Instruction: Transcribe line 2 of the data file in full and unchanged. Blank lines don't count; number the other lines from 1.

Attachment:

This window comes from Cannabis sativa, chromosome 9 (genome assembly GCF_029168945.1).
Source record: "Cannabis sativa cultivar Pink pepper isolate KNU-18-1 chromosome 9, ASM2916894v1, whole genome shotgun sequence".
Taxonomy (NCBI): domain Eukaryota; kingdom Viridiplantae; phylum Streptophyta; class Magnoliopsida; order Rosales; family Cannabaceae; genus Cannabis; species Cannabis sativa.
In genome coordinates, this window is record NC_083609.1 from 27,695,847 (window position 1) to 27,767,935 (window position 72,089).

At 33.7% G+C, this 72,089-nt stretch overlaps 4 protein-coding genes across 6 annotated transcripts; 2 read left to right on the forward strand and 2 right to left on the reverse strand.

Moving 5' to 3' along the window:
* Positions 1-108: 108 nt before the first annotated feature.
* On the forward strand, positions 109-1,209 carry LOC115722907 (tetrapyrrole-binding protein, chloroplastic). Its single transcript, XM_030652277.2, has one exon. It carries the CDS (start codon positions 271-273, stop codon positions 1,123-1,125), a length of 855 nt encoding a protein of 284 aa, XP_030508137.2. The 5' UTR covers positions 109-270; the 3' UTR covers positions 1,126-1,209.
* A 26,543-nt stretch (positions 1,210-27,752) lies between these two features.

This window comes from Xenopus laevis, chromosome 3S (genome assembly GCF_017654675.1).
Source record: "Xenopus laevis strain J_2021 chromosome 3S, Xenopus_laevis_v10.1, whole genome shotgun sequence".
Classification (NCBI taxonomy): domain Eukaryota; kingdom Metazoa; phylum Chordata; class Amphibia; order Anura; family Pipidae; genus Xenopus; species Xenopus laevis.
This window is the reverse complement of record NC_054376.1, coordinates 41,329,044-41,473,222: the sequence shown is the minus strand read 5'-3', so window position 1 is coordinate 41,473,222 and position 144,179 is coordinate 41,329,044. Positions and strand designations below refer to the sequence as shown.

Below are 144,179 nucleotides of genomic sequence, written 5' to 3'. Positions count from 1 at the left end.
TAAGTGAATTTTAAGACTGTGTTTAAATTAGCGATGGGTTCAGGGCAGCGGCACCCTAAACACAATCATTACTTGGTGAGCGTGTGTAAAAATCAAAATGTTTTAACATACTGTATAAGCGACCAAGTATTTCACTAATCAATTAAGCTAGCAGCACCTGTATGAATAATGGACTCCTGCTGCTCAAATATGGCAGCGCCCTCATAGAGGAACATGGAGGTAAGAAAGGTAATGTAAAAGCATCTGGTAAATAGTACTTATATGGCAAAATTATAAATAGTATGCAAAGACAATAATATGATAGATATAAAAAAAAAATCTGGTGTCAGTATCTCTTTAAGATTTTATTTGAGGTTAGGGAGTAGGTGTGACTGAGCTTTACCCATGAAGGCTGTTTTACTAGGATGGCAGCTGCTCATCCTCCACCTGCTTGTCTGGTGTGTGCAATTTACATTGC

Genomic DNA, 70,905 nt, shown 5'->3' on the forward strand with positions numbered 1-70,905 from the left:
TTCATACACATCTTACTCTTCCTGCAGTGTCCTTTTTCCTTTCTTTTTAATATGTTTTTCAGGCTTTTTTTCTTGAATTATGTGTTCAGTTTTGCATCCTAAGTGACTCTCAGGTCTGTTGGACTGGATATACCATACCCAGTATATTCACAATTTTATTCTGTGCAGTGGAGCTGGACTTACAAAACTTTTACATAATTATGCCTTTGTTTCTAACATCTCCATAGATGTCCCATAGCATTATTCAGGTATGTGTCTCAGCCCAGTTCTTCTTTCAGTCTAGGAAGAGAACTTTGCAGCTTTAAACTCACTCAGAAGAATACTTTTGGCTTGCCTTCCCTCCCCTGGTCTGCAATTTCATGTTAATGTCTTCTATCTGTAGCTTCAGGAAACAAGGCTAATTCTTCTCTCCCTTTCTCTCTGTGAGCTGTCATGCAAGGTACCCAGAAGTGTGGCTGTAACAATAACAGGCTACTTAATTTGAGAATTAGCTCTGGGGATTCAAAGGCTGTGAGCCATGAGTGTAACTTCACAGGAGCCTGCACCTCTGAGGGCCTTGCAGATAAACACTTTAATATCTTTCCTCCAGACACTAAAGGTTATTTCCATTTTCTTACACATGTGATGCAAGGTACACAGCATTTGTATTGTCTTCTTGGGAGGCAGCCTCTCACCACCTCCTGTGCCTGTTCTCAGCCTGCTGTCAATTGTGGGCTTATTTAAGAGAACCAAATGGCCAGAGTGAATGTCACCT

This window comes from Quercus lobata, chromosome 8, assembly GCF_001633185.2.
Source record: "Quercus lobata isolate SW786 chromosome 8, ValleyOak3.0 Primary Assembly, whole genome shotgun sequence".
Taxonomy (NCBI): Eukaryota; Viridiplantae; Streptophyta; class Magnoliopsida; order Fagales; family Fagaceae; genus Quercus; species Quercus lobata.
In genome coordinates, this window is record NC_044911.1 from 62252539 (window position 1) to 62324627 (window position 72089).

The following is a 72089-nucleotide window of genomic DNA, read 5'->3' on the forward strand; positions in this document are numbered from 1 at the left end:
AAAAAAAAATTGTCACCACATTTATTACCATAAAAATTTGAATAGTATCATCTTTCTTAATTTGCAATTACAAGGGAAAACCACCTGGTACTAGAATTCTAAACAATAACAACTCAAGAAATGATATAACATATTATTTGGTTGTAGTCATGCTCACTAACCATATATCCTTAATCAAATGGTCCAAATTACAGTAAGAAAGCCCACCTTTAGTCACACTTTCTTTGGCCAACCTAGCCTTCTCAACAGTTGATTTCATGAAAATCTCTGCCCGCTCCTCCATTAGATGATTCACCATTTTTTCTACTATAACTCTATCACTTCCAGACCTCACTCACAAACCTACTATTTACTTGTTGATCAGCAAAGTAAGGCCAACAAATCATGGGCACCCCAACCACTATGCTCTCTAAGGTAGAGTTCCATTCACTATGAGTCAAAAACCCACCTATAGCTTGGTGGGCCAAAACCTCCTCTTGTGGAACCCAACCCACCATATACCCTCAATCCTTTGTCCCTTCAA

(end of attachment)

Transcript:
Source record: "Cannabis sativa cultivar Pink pepper isolate KNU-18-1 chromosome 9, ASM2916894v1, whole genome shotgun sequence".